Physician-patient, a relationship in crisis

The physician-patient relationship has been going through a profound crisis for years, with consequences not only for individual health but also for public health. We met with Prof. Fabrizio Asioli to talk about the issue.

Interview with Prof. Fabrizio Asioli, psychiatrist, author of the italian-language book La Relazione di Cura (The Caring Relationship)

The physician-patient relationship has been going through a profound crisis for years, with consequences not only for individual health but also for public health. We met with Prof. Fabrizio Asioli to talk about the issue.

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Social networks and the COVID-19 pandemic are the latest elements, in chronological order, that have contributed to exacerbating this crisis.  The anti-vax movement and the spread of so-called alternative medicine are the natural consequences of a suffering physician-patient relationship, which is no longer based on such cornerstones as trust in the physician, and knowledge on the side of the patient. To explore this issue, we met with Prof. Fabrizio Asioli, a psychiatrist and psychotherapist, author of the italian book “La relazione di cura - Difficoltà e crisi del rapporto medico-paziente” (The Caring Relationship - Difficulty and crisis in the physician-patient relationship).

In your book you describe the crisis in the physician-patient relationship. In short, how serious is this crisis?

There are many causes leading to this crisis. Some are subjective, such as individual physicians who are not very patient and do not devote enough time to their patients. Others are objective, structural. In my book I try to support the thesis that the current crisis in the physician-patient relationship arises from a structural change which, paradoxically, is linked to a positive fact in the history of medicine. I am referring to the great development that medicine has had in the last fifty years. This tremendous development has had repercussions that have greatly complicated the physician-patient relationship.

Firstly, specialisations and ultra-specialisations have emerged, leading to a fragmentation of the patient and their body. Today it is difficult to imagine that a physician knows everything, everyone knows they area of focus, and it is understandable that this should be the case. The hepatologist is interested in the liver, the cardiologist in the heart, and so on. The patient perceives this fragmentation and often there is no physician who has the relationship with the patient in hand. The general practitioner, who should be the figure in charge of this responsibility, is often underestimated. The patient has the perception that the importance of the person has been lost sight of, i.e. that the interest of medicine today is more oriented towards the individual organs than towards the person.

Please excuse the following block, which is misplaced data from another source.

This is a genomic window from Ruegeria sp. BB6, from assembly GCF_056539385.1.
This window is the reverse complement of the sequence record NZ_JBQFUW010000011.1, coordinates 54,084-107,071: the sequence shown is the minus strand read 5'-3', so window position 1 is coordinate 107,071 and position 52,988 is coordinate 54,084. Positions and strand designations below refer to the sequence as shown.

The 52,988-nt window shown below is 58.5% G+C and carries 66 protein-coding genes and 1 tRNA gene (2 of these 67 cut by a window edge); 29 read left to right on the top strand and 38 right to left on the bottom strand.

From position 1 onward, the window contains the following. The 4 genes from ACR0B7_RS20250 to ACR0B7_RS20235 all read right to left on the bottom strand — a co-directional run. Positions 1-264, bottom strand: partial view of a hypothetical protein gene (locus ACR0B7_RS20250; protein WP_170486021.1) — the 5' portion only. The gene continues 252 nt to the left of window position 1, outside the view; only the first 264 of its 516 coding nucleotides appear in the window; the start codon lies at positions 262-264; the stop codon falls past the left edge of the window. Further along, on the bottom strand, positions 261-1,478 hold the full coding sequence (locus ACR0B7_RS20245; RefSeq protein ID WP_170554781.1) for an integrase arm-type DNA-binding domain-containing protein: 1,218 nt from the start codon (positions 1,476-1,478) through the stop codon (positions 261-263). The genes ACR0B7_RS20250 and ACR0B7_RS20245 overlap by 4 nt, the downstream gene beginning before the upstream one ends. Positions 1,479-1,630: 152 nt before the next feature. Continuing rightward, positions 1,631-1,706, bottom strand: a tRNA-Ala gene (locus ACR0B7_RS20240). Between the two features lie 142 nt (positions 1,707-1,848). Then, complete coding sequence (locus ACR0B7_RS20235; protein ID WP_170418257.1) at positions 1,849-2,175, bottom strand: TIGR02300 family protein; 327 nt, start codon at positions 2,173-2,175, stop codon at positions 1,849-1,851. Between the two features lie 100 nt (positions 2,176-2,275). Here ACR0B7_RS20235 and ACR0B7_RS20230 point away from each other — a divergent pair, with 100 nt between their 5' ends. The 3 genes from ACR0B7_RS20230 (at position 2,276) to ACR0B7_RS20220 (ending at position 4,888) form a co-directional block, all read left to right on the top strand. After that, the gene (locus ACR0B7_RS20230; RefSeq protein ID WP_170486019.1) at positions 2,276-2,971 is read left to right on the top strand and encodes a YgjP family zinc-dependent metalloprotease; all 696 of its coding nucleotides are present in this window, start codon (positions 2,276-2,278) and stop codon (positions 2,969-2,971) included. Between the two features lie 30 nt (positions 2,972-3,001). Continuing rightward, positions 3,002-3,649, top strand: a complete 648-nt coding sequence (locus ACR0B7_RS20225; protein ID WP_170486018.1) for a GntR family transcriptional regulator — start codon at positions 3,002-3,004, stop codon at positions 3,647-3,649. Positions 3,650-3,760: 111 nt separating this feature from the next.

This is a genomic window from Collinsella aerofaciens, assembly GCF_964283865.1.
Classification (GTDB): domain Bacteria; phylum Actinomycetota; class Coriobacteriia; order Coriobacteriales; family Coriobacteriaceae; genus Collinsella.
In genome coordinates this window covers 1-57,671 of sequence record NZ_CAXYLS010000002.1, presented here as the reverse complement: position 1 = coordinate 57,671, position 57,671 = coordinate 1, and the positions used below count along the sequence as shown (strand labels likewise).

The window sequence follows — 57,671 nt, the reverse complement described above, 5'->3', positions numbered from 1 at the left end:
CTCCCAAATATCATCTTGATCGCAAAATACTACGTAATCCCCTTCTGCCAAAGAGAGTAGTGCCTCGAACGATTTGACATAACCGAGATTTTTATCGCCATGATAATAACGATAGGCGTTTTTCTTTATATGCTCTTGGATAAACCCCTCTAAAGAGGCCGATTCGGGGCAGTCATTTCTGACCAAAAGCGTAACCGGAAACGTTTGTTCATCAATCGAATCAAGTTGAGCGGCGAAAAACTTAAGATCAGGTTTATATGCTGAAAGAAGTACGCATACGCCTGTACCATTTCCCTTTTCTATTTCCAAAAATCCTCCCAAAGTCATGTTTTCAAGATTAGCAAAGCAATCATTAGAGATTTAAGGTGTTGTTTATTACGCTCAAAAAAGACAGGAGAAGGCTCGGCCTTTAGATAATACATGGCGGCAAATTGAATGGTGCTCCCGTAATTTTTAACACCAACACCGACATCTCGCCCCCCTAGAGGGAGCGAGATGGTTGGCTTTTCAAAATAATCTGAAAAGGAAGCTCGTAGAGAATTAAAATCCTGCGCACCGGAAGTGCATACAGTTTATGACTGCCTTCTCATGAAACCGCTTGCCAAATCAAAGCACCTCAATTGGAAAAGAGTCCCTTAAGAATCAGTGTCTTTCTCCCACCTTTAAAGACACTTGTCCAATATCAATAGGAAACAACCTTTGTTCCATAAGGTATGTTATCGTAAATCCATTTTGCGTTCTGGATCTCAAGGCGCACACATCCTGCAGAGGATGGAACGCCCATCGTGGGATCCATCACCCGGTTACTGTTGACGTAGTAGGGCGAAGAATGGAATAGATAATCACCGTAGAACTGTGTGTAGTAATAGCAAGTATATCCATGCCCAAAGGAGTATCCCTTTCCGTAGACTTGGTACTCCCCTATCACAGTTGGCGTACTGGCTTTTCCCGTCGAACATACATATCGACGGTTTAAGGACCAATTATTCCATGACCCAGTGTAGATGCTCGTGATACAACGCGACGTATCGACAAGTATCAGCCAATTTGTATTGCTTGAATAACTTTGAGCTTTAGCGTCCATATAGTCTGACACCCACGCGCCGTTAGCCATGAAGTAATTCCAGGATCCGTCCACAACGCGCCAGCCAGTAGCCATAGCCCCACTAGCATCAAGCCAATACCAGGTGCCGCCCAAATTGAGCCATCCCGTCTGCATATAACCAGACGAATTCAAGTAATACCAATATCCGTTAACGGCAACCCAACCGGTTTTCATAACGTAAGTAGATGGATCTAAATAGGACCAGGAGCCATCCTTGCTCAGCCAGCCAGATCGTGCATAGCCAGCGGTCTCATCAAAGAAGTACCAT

The second major positive change is that the diagnostic tools available to medicine today are extraordinary, allowing us to see inside the patient's body in detail. They have replaced the manual skills of symptomatology (also known as semiology), palpation and auscultation. But with them also disappeared the reassuring power of the hands to touch people. Edward Shorter, a medical historian, argues about the paradox that patients started to feel less cared for when medicine started to care for them better.

Better treatments, greater availability of drugs, and more therapeutic strategies aimed at diseases has been matched by a distancing of physicians from "the human" that comes before "the patient". Naturally the patient suffers from this reduction in the presence of the physician, and this translates into a loss of confidence in the physician and in medicine.

Do you think there is any action on the horizon, even if in the not-so-near future, to counter and overcome this crisis?

From this point of view I am quite pessimistic, because in general there is little awareness about this crisis. Years ago I conducted a survey among colleagues in Emilia Romagna (Italy) and the results clearly showed the lack of awareness of the problem among physicians, some of whom even denied a crisis in the relationship between physicians and patients. Today, probably nobody denies the crisis anymore. However, many physicians downplay it, identifying causes that are actually effects of a process that they do not understand.

True, today there is little time for too many patients. True, today patients are more demanding, too demanding, sometimes rude. True, the spread of the Internet has changed the role of the physician, who is often a second level consultant, with the patient arriving at the surgery already having an idea of what they have and how they should be treated. This is all true, but without an awareness of the problem in its entirety, of the cultural, social and scientific changes underlying it, there is no way of finding solutions.